Police chief wants more Dutch cops in international police missions

The Dutch police plans to extend its contribution to international police missions. National Police Chief Erik Akerboom wants to send dozens of extra police officers abroad in the coming years, he said in a statement on the police site on Friday.

"Crime does not stop at the borders, but is becoming increasingly international", Akerboom said. "A lot of crime originates outside the Netherlands. Whether it concerns organized crime, terrorism or cybercrime: these problems can only be tackled internationally. Instead of waiting for crime to come our way, it is more effective to strengthen the police in countries where it comes from. We therefore want to send out dozens of officers in the coming years."

The Dutch police have been participating in international missions for years, sending Dutch police officers to help reconstruct local police forces in various countries. Currently the Dutch police are participating in missions in Georgia, Kosovo, Libya, Mali, Eastern Ukraine and Somalia. Akerboom recently visited the EULEX mission in Kosovo.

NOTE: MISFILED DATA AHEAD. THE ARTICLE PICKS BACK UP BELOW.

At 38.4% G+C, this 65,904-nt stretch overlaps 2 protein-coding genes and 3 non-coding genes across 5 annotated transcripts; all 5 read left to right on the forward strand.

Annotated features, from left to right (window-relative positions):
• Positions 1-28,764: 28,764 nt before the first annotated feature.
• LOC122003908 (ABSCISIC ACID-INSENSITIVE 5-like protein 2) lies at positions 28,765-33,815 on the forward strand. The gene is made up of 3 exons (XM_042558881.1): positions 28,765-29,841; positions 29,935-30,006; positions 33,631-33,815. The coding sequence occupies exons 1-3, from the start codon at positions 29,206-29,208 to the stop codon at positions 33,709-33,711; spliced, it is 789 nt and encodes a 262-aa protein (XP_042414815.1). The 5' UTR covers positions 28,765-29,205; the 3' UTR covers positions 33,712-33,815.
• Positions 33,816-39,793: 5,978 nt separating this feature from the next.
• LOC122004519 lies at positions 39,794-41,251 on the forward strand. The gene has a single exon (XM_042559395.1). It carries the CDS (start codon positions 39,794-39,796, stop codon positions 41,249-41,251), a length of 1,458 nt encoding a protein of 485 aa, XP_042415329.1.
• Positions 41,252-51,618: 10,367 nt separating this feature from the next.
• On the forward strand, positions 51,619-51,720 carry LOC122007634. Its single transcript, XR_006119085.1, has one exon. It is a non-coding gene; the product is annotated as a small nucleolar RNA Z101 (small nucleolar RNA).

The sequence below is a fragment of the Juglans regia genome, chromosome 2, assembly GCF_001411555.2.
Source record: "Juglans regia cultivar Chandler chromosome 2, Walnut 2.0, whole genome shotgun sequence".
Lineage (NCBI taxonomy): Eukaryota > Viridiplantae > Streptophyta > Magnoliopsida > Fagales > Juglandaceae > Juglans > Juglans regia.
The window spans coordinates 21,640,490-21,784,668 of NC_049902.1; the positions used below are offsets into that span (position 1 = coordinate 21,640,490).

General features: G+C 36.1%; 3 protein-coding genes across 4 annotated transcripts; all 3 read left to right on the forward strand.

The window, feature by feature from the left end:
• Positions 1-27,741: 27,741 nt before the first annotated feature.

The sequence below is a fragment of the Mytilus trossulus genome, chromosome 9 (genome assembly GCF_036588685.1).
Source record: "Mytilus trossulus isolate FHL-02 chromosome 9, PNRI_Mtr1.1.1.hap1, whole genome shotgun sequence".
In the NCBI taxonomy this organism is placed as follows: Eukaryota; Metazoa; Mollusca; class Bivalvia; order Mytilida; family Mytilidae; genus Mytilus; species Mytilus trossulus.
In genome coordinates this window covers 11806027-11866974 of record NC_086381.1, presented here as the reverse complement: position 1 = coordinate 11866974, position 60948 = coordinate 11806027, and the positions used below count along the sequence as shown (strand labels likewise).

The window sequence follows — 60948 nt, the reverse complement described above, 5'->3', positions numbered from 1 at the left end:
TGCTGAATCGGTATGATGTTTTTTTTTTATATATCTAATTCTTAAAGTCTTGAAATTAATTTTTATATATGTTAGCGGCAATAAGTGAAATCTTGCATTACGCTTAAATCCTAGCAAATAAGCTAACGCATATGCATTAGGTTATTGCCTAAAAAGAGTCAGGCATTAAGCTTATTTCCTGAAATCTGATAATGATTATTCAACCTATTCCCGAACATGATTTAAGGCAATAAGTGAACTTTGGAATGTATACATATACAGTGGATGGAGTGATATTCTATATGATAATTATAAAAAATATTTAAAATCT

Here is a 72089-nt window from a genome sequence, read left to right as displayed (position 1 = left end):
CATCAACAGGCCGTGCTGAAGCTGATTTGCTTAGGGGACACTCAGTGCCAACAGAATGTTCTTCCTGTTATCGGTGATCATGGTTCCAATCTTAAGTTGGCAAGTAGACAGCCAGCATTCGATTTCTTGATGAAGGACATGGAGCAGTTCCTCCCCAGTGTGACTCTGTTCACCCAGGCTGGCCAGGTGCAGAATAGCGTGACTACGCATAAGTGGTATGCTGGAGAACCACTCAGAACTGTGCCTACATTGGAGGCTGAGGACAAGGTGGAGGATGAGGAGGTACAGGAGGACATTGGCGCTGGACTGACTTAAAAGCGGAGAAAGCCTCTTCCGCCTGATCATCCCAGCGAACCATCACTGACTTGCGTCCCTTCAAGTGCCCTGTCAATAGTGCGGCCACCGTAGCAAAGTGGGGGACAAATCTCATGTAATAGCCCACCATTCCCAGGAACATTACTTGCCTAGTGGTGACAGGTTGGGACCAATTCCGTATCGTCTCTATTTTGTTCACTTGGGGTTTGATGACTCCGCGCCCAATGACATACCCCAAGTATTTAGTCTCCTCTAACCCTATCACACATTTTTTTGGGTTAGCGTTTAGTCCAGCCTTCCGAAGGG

"In our ideals everyone has the right to a safe and dignified existence", the police chief said. "That is why we, as an organization and as police officers also work for peace and stability elsewhere. Yet our reasons for participating in missions are not merely idealistic." The Netherlands also benefits from these missions, he emphasized. "A week ago I was in Kosovo and I saw colleagues at work in the EULEX mission. They help prevent us getting problems in the Netherlands. Because security problems such as terrorism, illegal migration, cybercrime and undermining often have an international component and often even a foreign source."

"The police heart increasingly beats over the border, and I am proud of that", Akerboom said. "We are helping to build institutions that prevent corruption, insecurity and organized crime and thus we contribute to the security in these countries and stability in other regions. We are also building intensive international police cooperation and an international police network."